It's probably a treasonable offence today to criticise Danny Boyle. He gladdened the hearts of nations with an Olympics opening extravaganza of flamboyance and chutzpah that also flew a flag for our endangered health service. And he's said to be a very nice man. You could barely have a more admired public figure if you rolled PT Barnum, Ken Livingstone and Michael Palin into one.
But let me churlishly confess – I haven't much liked any Danny Boyle film since Trainspotting, except perhaps his eccentric science-fiction venture Sunshine. It's his very stylistic exuberance that's the problem. Boyle is a razzle-dazzle entertainer who won't risk the viewer being bored for a moment. He has a way of telling you, at the start of every film: settle down, get comfy in your seat because very soon, you'll be on the edge of it. In other words: look out, I'm putting on a show.
This message is explicit at the start of the hyper-devious thriller Trance. The film begins with James McAvoy's hero-narrator Simon explaining how the security system operates in the auction house where he works; I don't think I've seen an opening that tells you quite so overtly to pay attention, because you might miss an important detail.
There's something so knowing in Simon's direct address to us – Boyle keeps cutting back from the action to McAvoy's sly smirks – that your defences, and hackles, will instantly rise if you're at all averse to being winked at.
Spoiler alerts are neither here nor there, since the plot keeps switchbacking on us every other minute. The story begins with Simon foiling the theft of a priceless Goya by a gang led by suave criminal Franck (Vincent Cassel). Only – Twist No 1 – Simon is really in league with Franck, and is due to deliver the painting to him. But – Twist No 2 – Simon has incurred a head injury and has forgotten where he put the spoils.
Once Simon has had his head tended in hospital – Trance's one discreet plug for the NHS – he finds himself having his fingernails seen to by Franck and associates, who want to torture the booty's whereabouts out of him.
Since this doesn't unlock his memory, the gang presents him with a choice of psychotherapists to consult, and Simon happens to choose the sexiest one available – Harley Street specialist Elizabeth Lamb (Rosario Dawson).
It turns out she's a wolf in Lamb's clothing: realising what's at stake in Simon's amnesia, she tells Franck she wants her cut of the money, if she locates the painting. She's prepared to do anything, she says, in Dawson's extraordinary deep silky tones, which are Trance's most dazzling special effect. "You'll fuck him to get him to remember?" says Franck, in the film's most tongue-in-cheek exchange. "I agree," replies Elizabeth. "It's not conventional practice."
In fact, there's no remotely conventional practice to be found in the script by Joe Ahearne and long-standing Boyle collaborator John Hodge. Trance will do whatever it takes to keep us permanently wrong-footed. Like Christopher Nolan's Inception, it's forever staging scenes that take place inside characters' minds, as if they were real-world events. But Trance also cheats by giving us shock turns of event, including sudden brutal killings, then pulling back, telling us that they never really happened – that the film is just fooling with us.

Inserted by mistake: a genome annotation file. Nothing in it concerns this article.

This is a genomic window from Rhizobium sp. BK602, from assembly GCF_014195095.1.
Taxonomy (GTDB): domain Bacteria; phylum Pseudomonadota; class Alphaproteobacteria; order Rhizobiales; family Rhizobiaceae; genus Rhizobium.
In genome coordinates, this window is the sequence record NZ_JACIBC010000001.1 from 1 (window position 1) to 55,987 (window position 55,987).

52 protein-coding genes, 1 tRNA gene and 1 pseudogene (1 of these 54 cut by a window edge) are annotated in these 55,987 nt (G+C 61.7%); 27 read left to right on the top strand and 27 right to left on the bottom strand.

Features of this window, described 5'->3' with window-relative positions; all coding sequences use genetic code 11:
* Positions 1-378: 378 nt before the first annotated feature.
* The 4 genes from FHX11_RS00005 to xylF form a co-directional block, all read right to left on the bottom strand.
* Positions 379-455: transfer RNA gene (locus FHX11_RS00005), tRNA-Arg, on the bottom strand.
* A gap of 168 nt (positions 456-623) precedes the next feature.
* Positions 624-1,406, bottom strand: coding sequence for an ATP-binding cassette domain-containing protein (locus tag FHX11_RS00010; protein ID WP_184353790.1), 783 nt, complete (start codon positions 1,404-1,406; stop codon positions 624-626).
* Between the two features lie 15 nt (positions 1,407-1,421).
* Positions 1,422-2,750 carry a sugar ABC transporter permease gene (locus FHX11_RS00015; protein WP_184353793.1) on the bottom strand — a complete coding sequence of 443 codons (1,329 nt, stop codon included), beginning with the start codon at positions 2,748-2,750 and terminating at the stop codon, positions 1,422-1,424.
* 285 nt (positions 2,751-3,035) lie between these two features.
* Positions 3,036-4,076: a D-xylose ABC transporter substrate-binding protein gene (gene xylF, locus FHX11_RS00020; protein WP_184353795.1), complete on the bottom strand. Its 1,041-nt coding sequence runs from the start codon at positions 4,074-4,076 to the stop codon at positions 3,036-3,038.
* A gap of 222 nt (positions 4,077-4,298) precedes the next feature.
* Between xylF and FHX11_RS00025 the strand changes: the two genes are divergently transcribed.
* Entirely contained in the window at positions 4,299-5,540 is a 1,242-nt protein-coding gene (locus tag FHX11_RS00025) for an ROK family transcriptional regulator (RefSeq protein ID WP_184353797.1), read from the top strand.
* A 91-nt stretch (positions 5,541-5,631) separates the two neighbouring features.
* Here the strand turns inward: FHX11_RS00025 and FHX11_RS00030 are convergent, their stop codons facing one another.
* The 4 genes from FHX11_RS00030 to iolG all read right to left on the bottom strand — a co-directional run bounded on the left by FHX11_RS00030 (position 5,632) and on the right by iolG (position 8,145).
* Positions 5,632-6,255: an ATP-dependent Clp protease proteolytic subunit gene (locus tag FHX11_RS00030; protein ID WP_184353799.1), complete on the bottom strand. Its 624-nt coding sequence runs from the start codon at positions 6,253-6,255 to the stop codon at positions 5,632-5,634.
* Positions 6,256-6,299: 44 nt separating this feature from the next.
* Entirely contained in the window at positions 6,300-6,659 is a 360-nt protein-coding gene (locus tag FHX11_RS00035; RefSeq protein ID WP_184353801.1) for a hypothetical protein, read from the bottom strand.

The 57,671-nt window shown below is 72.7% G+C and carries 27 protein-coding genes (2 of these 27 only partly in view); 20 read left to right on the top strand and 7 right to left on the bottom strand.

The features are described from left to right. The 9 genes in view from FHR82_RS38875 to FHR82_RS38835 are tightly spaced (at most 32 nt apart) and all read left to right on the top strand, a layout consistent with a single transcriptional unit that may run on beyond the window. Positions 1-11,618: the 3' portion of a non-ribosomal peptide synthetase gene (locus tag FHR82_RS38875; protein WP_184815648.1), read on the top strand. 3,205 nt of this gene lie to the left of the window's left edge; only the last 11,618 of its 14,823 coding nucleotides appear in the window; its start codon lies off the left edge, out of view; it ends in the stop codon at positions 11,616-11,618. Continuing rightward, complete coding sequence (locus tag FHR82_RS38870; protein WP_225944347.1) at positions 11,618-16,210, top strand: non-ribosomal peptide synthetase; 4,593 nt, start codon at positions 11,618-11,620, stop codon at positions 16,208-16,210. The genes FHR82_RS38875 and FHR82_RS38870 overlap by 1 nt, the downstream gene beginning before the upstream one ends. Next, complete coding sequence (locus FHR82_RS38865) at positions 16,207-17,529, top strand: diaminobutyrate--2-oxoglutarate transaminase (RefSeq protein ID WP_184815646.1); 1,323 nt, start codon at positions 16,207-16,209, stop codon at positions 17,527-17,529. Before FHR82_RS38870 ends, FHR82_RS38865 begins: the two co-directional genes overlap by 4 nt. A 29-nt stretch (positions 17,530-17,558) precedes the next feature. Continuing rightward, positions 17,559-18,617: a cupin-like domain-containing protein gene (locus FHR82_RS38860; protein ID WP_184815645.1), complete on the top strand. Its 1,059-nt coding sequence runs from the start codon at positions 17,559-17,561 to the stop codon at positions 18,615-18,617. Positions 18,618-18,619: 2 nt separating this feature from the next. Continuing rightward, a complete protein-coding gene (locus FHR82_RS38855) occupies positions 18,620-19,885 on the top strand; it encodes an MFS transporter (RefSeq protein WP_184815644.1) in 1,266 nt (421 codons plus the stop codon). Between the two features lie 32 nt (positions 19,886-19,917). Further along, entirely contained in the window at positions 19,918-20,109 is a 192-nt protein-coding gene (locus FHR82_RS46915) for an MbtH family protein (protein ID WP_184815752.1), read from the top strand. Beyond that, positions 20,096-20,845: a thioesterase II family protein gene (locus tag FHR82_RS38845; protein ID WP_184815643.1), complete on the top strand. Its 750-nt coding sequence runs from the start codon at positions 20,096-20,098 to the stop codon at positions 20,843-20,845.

Simon is about as unreliable as a narrator can get, and his entire being serves to remind us that we're in the realm of storytelling. Nothing wrong with that – François Ozon runs a literary riff on the premise in this week's In the House, while Steven Soderbergh does it very nicely in Side Effects. But where Soderbergh challenges us to keep our wits peeled and question our moral assumptions about his characters and the world they move in, Trance is pure hall-of-mirrors stuff. Nothing in Boyle's film is what it appears – so nothing matters. There's no stable ground here – no consistent narrative or emotional rules. We can't care about Simon if there's nothing at stake.
One moment, the gang are terrorising him with a radical manicure, the next he's cracking jokes with them like best buddies. Trance treats its characters as no more than game pieces. The most cavalier treatment is given to a mystery woman who at first seems a marginal bit player, then proves to have a key role; yet what happens to her is so nasty and so implausible that the revelatory shock just isn't earned.
While the plot seems intricately contrived, the effect is of a series of for-the-hell-of-it whammies – the most shameless show-stopping effect being a novelty nude scene highlighting the, let's say, very modern state of Dawson's mons pubis.
What the film lacks in narrative cogency, it makes up for in colour, thanks to star cinematographer Anthony Dod Mantle: a royal blue Chinese restaurant, a purple-lit corridor, aerial shots of a fluorescent orange motorway system. There's also much sleek use of iPads as a visual metaphor for the mind and its (mal)functions. The electric palette, the conjurer's-flourish editing, Rick Smith's thunderous score – it all makes for a dazzling package, but a numbing one.
Boyle's directing often strikes me as the cinematic equivalent of 1980s pop production – you'd have liked the songs a lot better without all the reverbed drums, treated guitars and synthesisers stacked to the rafters.There's cinematic mastery here, no doubt, but of a decidedly empty sort.The result isn't so much trance as de luxe torpor.
Matteo Garrone – director of Gomorrah – examines the fantasy of television fame, Italian style, in his troubling but exuberant modern fairy tale Reality. And Mexico's most left-field talent Carlos Reygadas mixes the light, the dark and the downright weird in the deeply enigmatic Post Tenebras Lux.